Posted by ESPN.com's James Walker
The NFL draft is where major decisions are made to either build a team into a contender or lead down a path of destruction.
The AFC North provides a mix of teams with good track records in the draft (Baltimore Ravens, Pittsburgh Steelers), poor draft histories (Cincinnati Bengals) and a new regime trying to make its mark for the first time (Cleveland Browns).
With the draft just a few days away, let's look at the riskiest moves each team will consider.
Needs: WR, LB, C
Biggest risk: Drafting a receiver with the No. 5 pick
|Peter G. Aiken/Getty Images|
|The Browns could consider Texas tech receiver Michael Crabtree with their pick at No. 5.|
Why: Taking a receiver in the top 10 is one of the riskiest moves a franchise could make. Teams at the top of the draft usually have multiple needs, and receivers can only make a significant impact once everything else -- quarterback, offensive line, running game -- is in place. For example, look no further than the Detroit Lions, who bypassed a ton of talent at other positions to take receivers in the top 10 in 2003 (Charles Rogers), 2004 (Roy Williams), 2005 (Mike Williams) and 2007 (Calvin Johnson). The Lions got absolutely nowhere and eventually hit rock bottom in 2008 by becoming the first 0-16 team in NFL history.
The reward: Cleveland would fill a big need by taking a receiver with the fifth pick. The Browns have backed themselves into a corner with a recent run of roster moves and bad luck this offseason. Since the start of free agency, the Browns released veteran receiver Joe Jurevicius, ran into legal trouble with starter Donte' Stallworth, and currently are involved in trade talks about former Pro Bowl receiver Braylon Edwards. If Edwards is moved by the end of the week, as many expect, the Browns would be down to David Patten and Josh Cribbs as their starting receivers. If the Browns overlook other needs such as linebacker and defensive linemen, the target could be Texas Tech receiver Michael Crabtree, whom some feel is the best pure athlete in the draft.
Chances of risk: Decent
Needs: OT, C, RB
Biggest risk: Not getting a left tackle
|G. Newman Lowrance/Getty Images|
|Protecting Carson Palmer is something the Bengals need to consider heading into the draft.|
Why: Bengals franchise quarterback Carson Palmer needs better protection if Cincinnati is to have any success in 2009. Palmer's 2008 campaign ended after only four games with a season-ending elbow injury. He was pretty much battered from the beginning, as evident by the broken nose he also suffered in the preseason. This isn't to put all the blame on current left tackle Levi Jones. But when your entire offensive line struggles and you're picking sixth overall, left tackle and protecting the quarterback's blindside is the biggest priority. Luckily for the Bengals there are plenty of good tackles in this draft, including Baylor's Jason Smith, Virginia's Eugene Monroe and Alabama's Andre Smith. So not only would it be risky, it would be surprising if Cincinnati bypasses all of them in the first round.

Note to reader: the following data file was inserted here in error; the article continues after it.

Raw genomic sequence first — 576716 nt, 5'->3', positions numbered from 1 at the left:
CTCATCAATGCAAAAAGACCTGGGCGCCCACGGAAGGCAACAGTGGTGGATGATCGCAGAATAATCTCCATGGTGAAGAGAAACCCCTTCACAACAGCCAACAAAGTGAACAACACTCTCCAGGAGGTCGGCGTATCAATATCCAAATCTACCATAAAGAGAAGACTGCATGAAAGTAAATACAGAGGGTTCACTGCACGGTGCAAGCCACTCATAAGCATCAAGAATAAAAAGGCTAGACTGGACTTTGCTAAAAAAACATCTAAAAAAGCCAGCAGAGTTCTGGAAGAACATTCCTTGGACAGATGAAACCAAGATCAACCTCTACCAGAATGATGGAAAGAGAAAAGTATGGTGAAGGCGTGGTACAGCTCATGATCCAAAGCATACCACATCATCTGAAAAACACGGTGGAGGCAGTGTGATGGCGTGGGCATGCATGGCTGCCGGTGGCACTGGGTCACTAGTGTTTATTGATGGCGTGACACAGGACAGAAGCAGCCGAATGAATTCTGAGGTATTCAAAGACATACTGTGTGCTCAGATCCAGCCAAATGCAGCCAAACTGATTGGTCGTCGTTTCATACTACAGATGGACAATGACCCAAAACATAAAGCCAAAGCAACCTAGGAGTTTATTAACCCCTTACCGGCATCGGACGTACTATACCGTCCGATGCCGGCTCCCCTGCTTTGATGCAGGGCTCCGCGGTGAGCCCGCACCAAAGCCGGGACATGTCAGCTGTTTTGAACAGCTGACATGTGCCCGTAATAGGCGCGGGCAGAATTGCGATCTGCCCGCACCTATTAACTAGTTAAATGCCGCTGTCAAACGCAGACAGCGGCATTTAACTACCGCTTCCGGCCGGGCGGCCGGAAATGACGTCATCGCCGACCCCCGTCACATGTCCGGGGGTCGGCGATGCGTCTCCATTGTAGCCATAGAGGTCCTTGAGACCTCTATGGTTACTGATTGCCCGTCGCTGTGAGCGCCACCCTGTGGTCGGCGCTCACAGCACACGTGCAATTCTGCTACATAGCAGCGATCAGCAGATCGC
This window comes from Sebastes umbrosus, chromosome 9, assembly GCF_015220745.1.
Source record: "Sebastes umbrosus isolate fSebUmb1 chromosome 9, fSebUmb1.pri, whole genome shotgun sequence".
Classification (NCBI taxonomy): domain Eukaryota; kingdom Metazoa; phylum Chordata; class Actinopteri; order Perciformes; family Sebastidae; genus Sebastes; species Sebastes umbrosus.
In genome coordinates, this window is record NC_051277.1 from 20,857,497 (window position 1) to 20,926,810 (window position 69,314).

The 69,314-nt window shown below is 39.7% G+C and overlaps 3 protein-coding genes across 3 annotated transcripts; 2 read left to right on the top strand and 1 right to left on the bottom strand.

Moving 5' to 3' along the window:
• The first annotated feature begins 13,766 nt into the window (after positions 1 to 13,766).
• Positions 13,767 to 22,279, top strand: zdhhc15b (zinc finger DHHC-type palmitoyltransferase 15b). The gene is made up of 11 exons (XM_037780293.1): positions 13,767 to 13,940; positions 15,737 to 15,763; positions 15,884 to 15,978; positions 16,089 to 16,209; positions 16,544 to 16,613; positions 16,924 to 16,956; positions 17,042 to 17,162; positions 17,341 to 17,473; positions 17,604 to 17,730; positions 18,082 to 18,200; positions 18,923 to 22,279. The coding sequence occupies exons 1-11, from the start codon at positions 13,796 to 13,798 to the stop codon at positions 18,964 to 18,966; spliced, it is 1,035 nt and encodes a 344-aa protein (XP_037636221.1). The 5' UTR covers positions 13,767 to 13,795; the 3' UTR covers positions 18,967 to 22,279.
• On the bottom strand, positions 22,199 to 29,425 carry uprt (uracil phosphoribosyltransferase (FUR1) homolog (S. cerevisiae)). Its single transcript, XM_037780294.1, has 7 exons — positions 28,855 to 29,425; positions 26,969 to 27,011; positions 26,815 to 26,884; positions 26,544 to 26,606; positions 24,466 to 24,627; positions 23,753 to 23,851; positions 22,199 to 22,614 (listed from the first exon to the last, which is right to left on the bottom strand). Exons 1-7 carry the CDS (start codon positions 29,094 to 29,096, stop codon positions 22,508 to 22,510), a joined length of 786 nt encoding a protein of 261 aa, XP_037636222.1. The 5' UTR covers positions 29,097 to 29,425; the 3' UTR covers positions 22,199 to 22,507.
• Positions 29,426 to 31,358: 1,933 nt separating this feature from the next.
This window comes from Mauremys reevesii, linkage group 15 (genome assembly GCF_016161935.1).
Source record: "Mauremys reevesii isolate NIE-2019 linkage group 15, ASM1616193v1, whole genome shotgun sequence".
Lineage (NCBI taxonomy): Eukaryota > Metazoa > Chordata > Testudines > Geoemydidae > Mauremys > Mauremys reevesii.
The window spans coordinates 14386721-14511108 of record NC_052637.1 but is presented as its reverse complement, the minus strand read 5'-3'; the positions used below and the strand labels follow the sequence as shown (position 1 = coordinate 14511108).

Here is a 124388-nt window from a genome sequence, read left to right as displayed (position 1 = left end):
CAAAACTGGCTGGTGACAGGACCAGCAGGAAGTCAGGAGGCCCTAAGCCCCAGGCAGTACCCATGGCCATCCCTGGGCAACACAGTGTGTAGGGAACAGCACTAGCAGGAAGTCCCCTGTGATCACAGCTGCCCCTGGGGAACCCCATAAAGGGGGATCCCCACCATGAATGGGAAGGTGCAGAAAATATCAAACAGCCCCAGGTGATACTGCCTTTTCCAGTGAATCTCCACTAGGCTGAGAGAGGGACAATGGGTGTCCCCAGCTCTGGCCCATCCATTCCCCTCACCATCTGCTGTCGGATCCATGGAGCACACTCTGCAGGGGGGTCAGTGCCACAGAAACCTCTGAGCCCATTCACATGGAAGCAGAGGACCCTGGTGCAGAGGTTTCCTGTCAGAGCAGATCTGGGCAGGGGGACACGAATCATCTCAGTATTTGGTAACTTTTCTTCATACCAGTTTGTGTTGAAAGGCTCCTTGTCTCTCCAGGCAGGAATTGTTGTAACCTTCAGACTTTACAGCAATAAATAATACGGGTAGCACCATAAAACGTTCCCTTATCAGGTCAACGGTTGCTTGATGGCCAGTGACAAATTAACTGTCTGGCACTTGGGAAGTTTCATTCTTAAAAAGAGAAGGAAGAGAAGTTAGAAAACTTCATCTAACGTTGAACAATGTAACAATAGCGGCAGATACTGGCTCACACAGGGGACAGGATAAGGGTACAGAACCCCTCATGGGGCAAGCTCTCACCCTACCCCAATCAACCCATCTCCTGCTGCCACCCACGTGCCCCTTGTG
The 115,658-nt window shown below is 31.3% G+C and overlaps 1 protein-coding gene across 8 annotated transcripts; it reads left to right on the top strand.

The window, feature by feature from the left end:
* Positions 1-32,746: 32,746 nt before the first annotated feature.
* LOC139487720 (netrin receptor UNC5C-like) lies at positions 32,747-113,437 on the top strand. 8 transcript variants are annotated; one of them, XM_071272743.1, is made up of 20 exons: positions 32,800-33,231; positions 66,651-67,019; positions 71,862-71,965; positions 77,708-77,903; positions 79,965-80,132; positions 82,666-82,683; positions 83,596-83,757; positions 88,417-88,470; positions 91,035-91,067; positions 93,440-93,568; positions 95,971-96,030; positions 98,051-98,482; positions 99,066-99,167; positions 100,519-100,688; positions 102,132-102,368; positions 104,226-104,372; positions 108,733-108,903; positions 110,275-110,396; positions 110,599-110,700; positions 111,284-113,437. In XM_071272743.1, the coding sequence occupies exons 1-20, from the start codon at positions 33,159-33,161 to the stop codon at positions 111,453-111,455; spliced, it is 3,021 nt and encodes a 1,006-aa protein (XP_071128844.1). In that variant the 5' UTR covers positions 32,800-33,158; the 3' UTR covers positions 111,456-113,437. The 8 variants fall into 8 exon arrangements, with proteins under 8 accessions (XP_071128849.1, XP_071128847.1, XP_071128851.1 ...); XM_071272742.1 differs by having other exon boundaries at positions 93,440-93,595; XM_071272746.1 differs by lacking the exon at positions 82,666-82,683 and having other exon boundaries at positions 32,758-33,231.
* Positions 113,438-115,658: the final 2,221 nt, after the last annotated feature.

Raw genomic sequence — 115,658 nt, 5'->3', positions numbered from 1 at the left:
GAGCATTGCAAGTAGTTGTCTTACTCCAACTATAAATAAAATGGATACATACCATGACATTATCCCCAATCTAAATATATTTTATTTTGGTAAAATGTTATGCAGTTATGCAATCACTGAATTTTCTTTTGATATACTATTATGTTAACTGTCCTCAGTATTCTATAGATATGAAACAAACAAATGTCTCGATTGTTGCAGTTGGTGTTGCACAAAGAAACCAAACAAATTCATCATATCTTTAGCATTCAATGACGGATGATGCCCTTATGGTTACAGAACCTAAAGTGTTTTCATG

Reward: Although the risk far outweighs the reward, the Bengals also have a chance to land a very good defensive player at No. 6. Cincinnati drafted defense in the first round for four consecutive years, and that unit finally is playing solidly. The Bengals finished last season ranked 12th in total defense. But some holes remain in terms of rushing the passer and getting stronger in the middle of the defensive line. Cincinnati signed Tank Johnson, who could be a short-term solution. But Boston College defensive tackle B.J. Raji has the potential to dominate the middle for years to come. The Bengals' lack of pass rush also brings up the possibility of choosing Texas defensive end Brian Orakpo over the most pressing need of offensive tackle.
Chances: Below average
Needs: OL, CB, DL
Biggest risk: Not taking a receiver
Why: It is Baltimore's only glaring need entering the draft. The Ravens were a few plays away from participating in last season's Super Bowl. Even with the loss of several key free agents, Baltimore general manager Ozzie Newsome plugged enough holes at center and cornerback where this team should be back in contention in 2009. What Newsome and the Ravens didn't address is the receiver position. Behind starters Mark Clayton and Derrick Mason, there isn't much depth or proven talent. And the team would like to utilize the deep-ball capability of second-year quarterback Joe Flacco more often in 2009. Not giving him another weapon in the first round could hold back the growth of the offense.